Helen drove to the party
I find in a book that it is a location, but I am thinking it is a goal, because there is no actual place called "party". In the other hand, the definition of the Goal is : the entity towards which something moves.
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Ignoring theory-bound preferences as to the way theta roles should be labelled in different linguistic 'schools', since in current ontologies 'entities' include not only 'individuals' and 'substances', but also 'events' (among other ontological categories), and since in Helen drove to the party, the party does denote an event, the definition of 'Goal' that you refer to applies perfectly well to that PP: as you seem inclined to think, in most, or even all, current linguistic frameworks, to the party will be analysed as the 'Goal' (not the 'Location'*) of the driving event described in that sentence.
In the theory of thematic roles, 'Location' technically refers not to a place (an 'individual', in Strawson's sense) but to a functional concept generally expressed by means of a preposition such as in or at (selected or not by the head) that relates the event expressed by the theta-role assigner (usually, but not necessarily, a main verb - it may also be a noun or a preposition) to an area of two/three-dimensional space in(side) which an 'individual' - or an 'event'- is situated or takes place, respectively.
Crucially, the name of a place (e.g., London, Charles Street) cannot by itself play the role of 'Location' (nor that of 'Goal', for that matter), because 'places', like 'events', are 'individuals'(in Strawson's sense), not functional entities. If the contrary were true, sentences like * Helen lives London or * Helen drove London would be well-formed and synonymous of * Helen lives in London* and Helen drove to London, respectively, but, of course, they are neither.
This is why the thematic role is assigned to the whole PPs in London, to London, to the party, etc., instead of to the DPs that act as the complements of the respective prepositions. In the examples above, in other words, it is the preposition in or to (in the latter case selected by the verb drove) that does the crucial 'functional' work and allows the place or the event to become arguments of two-place relations involving the main event as their other argument. This is very clearly expressed in Davidsonian semantics in LF clauses like 'Location-of(e, London)' - part of the LF of a sentence like Helen works in London - or 'Goal-of(e, the party)'- part of the LF of the OP's Helen drove to the party.
Back to the specific nature of 'Location', since areas of space may be contained in more extensive ones, some more careful theta-role theories further distinguish between 'locative' roles like 'point', 'area' and 'region' of space, and, at bottom, they must, because such 'locative' roles may well co-occur in the same sentence (cf. In London, she lives in Charles Street, right in the middle of Mayfair), but, anyway, what really matters for present purposes is that 'locations' - in all their subvarieties - are never introduced by the directional preposition to; they are invariably introduced by 'locative' prepositions such as in, at, by, near, behind, etc. That, by itself, should be strong evidence that to the party cannot be a Location'.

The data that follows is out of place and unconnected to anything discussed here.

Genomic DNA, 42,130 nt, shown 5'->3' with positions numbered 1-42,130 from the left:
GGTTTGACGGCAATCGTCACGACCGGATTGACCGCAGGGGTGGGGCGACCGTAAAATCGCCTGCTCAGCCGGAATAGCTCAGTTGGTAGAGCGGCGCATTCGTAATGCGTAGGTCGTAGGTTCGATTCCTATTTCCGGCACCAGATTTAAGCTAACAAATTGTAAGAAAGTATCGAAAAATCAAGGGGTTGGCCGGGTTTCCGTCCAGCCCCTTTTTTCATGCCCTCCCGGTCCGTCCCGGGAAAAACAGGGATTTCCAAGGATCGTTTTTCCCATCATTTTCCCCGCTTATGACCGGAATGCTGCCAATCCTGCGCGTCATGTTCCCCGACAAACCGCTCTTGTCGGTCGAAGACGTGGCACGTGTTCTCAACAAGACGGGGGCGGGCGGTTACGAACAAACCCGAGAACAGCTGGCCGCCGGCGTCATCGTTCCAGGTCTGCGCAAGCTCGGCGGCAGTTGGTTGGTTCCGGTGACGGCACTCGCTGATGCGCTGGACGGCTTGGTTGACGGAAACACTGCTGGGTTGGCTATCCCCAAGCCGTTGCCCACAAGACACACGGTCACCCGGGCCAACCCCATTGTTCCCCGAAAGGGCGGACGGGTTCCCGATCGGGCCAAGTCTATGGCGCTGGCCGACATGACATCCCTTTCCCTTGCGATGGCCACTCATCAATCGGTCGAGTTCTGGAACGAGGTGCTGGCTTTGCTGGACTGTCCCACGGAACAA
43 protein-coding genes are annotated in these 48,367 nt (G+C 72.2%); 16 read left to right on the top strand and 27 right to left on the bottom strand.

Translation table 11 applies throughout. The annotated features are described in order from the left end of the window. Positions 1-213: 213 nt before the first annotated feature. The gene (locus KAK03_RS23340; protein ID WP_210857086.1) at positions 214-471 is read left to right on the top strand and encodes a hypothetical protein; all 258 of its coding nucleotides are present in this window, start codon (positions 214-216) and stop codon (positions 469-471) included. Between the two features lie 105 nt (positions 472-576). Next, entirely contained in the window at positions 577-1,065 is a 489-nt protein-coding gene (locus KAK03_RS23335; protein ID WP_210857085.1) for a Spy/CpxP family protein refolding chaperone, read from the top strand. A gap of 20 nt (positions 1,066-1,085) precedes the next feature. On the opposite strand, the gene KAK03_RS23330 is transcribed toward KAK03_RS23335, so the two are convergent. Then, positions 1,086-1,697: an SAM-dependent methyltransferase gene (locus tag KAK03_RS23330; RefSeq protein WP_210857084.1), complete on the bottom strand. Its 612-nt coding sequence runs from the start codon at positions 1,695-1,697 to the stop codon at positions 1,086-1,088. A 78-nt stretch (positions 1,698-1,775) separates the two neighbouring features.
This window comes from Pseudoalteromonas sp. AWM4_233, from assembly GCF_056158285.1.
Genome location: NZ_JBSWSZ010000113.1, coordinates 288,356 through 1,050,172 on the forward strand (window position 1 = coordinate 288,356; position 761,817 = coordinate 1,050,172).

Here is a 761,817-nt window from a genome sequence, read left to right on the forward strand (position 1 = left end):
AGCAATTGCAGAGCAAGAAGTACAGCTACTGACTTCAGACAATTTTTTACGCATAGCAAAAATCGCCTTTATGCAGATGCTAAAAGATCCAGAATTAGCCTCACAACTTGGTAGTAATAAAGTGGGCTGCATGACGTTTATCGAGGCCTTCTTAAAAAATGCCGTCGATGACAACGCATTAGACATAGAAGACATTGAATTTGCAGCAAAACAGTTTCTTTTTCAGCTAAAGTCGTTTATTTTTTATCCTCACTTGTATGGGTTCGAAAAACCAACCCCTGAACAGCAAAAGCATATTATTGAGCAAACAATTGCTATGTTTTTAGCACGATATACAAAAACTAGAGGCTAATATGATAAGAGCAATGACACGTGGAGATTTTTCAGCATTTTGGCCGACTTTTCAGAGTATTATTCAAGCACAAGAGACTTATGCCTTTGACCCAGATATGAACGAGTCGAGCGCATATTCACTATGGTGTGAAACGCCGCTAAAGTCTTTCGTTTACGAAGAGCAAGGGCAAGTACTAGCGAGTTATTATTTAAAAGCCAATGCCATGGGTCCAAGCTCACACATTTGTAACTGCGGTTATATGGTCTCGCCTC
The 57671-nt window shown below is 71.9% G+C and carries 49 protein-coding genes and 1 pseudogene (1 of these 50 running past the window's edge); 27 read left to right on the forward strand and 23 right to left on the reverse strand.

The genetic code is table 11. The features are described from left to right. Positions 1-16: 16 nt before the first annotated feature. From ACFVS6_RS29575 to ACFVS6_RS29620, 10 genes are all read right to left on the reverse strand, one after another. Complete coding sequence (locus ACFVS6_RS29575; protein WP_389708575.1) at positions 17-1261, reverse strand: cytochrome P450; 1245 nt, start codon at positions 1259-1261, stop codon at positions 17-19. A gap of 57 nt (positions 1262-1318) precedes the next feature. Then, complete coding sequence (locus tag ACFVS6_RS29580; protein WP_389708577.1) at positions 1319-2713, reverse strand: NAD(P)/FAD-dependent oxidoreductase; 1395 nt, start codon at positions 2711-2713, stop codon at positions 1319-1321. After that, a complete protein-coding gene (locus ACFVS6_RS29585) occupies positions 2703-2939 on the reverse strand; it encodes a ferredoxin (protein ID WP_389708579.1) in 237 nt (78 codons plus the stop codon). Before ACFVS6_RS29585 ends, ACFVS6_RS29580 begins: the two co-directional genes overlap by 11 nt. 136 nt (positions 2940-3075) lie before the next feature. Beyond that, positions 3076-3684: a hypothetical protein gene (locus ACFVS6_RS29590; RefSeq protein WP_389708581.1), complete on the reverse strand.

Of course, as already explained, the complement of the directional preposition to usually denotes a place, but may also denote an event instead (as happens in the OP's example). Straightforward evidence in support of this claim is that it is possible to add to party temporal specifications like this evening's (cf. Helen drove to this evening's party in her new Audi). The reason is obvious: events occur in time, but 'places' do not, and usually reject time modifiers (unless the place name has been 'coerced' - in Pustejovsky's sense - to refer to something that is not really a place, but something more comprehensive, as in e.g., London at night, The London of Shakespeare's time, etc., but such 'coercions' need not be taken into consideration to offer the OP a reasonable answer to his question).
For such reasons, I even find it hard to swallow that the prepositional DP complement the party should be interpretable as a place at all (contrary to what a commentator claims), but, even if that were possible, the PP to the party is by no means interpretable as a 'Location'.
In sum: as PP[to] complements like to Charles Street, to London or to the party cannot denote places-in-which-an-entity-is-situated-or-an-event-takes-place, they cannot be assigned the role of 'Location' as the term is normally understood in the linguistic literature; what such PPs denote is the destination of the movement of some individual (Helen's driving, in the OP's example), and so must be thematically classified as 'Goals' (or equivalent labels like 'Destinations', etc.), but surely not as 'Locations'. Under the standard interpretation of the labels 'Location' and 'Goal' in thematic-role theory, therefore, it is not true that, in the OP's sentence, to the party should be analysable either as a 'Goal' or as a 'Location'. It definitely must be analysed as a 'Goal'.